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    #1

    protect somebody from ...

    1. You can easily protect yourself from accidentally pressing unwanted key combinations.
    2. Legislative efforts to protect phone records from pretext-ing
    3. States generally protect men from having any parental obligations and protect women from having to share parental obligations with the sperm donor in that...

    What do you think of these sentences from Google?
    "protect somebody from something" is a common expression.
    But what about "protect somebody from doing something" ? In this phrase, can somebody be the subject of doing as in sentence3 above?

    Many thanks in advance.

  1. Raymott's Avatar
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    #2

    Re: protect somebody from ...

    Quote Originally Posted by henz988 View Post
    1. You can easily protect yourself from accidentally pressing unwanted key combinations.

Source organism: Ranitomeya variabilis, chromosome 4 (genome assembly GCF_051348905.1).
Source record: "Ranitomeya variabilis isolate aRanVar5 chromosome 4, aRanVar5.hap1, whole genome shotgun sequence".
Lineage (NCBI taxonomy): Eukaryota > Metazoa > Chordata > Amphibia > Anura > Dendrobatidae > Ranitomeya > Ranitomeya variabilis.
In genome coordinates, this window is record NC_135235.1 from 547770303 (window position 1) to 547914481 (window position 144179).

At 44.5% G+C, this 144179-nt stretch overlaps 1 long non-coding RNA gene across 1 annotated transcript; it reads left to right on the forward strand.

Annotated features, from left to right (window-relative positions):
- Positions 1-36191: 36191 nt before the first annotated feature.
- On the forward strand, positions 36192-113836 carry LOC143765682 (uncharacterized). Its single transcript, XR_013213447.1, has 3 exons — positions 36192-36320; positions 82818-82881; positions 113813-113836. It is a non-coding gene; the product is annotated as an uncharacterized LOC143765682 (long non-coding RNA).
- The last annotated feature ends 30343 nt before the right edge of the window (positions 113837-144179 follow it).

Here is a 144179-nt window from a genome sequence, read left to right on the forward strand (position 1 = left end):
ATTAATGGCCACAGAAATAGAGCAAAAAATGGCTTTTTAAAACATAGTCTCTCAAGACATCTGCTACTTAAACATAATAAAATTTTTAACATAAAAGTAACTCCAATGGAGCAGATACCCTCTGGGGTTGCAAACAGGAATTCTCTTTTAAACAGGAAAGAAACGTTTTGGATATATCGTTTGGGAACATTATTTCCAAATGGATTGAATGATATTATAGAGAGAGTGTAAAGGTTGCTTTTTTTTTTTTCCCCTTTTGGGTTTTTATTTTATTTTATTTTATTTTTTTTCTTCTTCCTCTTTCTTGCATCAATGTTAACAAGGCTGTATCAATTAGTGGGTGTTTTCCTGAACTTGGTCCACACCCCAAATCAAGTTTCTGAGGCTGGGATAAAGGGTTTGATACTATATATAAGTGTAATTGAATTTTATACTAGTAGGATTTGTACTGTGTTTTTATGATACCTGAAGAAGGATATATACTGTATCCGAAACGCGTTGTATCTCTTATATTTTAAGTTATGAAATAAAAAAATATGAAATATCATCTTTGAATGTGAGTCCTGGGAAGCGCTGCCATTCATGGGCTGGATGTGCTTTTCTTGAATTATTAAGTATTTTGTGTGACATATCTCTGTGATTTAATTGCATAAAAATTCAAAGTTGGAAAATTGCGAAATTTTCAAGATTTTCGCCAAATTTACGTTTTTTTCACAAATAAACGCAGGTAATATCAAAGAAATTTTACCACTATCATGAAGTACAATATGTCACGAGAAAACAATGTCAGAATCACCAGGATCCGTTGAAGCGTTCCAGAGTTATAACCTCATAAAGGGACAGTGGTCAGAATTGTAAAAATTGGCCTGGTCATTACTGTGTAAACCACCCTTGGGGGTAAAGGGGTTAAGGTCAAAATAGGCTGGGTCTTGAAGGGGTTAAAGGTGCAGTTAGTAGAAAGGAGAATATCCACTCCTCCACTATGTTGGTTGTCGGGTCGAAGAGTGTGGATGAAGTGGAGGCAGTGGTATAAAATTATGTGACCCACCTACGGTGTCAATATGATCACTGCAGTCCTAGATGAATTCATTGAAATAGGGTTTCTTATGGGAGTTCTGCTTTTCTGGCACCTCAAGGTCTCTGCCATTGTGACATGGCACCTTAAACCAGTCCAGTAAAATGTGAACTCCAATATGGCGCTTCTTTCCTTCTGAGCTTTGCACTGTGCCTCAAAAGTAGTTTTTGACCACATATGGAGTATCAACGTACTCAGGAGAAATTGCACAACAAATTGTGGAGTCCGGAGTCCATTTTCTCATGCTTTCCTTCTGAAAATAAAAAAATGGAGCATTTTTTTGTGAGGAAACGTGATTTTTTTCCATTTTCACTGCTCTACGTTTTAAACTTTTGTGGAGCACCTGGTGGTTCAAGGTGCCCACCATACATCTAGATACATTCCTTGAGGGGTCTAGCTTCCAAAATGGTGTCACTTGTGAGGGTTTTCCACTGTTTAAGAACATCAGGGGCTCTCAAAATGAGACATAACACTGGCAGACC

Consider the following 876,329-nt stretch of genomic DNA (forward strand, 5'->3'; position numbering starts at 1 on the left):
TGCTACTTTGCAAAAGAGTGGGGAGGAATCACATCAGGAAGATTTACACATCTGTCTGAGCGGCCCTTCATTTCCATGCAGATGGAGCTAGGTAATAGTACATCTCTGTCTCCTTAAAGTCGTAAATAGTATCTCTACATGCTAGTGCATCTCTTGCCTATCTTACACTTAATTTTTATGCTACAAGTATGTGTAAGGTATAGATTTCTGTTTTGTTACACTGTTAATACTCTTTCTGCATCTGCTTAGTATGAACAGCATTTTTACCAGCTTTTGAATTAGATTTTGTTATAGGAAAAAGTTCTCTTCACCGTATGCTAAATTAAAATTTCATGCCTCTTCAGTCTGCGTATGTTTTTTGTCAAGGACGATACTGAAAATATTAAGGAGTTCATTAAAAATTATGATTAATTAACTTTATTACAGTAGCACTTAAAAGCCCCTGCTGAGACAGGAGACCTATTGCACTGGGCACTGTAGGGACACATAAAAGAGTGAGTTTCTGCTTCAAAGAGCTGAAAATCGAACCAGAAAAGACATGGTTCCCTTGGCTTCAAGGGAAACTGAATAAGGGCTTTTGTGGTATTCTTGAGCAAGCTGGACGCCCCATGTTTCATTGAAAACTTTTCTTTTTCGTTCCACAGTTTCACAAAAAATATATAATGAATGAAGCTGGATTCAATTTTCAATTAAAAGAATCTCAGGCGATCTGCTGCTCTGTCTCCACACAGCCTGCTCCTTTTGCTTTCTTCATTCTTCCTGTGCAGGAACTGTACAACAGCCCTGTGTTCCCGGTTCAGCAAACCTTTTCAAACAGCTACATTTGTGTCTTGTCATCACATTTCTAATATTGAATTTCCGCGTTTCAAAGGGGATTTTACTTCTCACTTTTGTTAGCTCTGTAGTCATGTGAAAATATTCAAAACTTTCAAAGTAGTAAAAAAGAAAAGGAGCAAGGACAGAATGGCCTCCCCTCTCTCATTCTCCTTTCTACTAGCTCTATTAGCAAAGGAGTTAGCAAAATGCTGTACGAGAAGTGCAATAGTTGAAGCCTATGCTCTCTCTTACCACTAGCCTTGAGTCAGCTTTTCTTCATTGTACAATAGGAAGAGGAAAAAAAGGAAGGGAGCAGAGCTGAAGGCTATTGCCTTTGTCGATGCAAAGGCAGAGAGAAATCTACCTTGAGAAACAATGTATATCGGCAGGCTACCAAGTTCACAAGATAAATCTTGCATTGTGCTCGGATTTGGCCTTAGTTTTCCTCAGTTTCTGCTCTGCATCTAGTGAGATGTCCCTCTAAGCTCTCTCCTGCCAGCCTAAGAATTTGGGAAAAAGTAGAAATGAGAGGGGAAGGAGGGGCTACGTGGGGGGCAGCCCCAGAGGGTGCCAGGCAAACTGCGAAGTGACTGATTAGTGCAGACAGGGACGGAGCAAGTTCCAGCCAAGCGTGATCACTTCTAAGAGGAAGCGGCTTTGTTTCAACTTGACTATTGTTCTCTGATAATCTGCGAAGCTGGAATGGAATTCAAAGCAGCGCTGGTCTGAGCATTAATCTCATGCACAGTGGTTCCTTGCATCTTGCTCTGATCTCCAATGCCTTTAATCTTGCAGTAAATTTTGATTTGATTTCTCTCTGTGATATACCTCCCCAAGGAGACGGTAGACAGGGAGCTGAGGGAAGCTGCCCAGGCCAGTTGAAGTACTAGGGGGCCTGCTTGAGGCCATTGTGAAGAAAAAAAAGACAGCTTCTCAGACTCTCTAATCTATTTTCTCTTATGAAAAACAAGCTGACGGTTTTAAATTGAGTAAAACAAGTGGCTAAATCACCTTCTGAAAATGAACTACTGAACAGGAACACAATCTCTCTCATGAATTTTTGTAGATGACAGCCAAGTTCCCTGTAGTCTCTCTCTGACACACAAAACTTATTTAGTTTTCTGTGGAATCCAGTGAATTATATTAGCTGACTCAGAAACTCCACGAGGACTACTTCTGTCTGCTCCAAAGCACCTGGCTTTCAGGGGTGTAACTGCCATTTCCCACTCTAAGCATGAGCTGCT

2. Legislative efforts to protect phone records from pretext-ing
    3. States generally protect men from having any parental obligations and protect women from having to share parental obligations with the sperm donor in that...

    What do you think of these sentences from Google?
    "protect somebody from something" is a common expression.
    But what about "protect somebody from doing something" ? In this phrase, can somebody be the subject of doing as in sentence3 above?

    Many thanks in advance.
    "To protect someone from doing something" can be used if the context is right. For example, the police routinely protect a suspect from hitting his head on the car roof as they bundle him into a car.
    Near lakes, children need protection from straying into the water.

    However, I think 1. should use 'prevent'.
    2. is difficult since it's not an entire sentence. It looks like it might be correct. The phone records are not in danger of (doing) pretexting, they are in danger from pretexting to them.
    3. sounds right. The laws protect citizens from having to take on unfair obligations.

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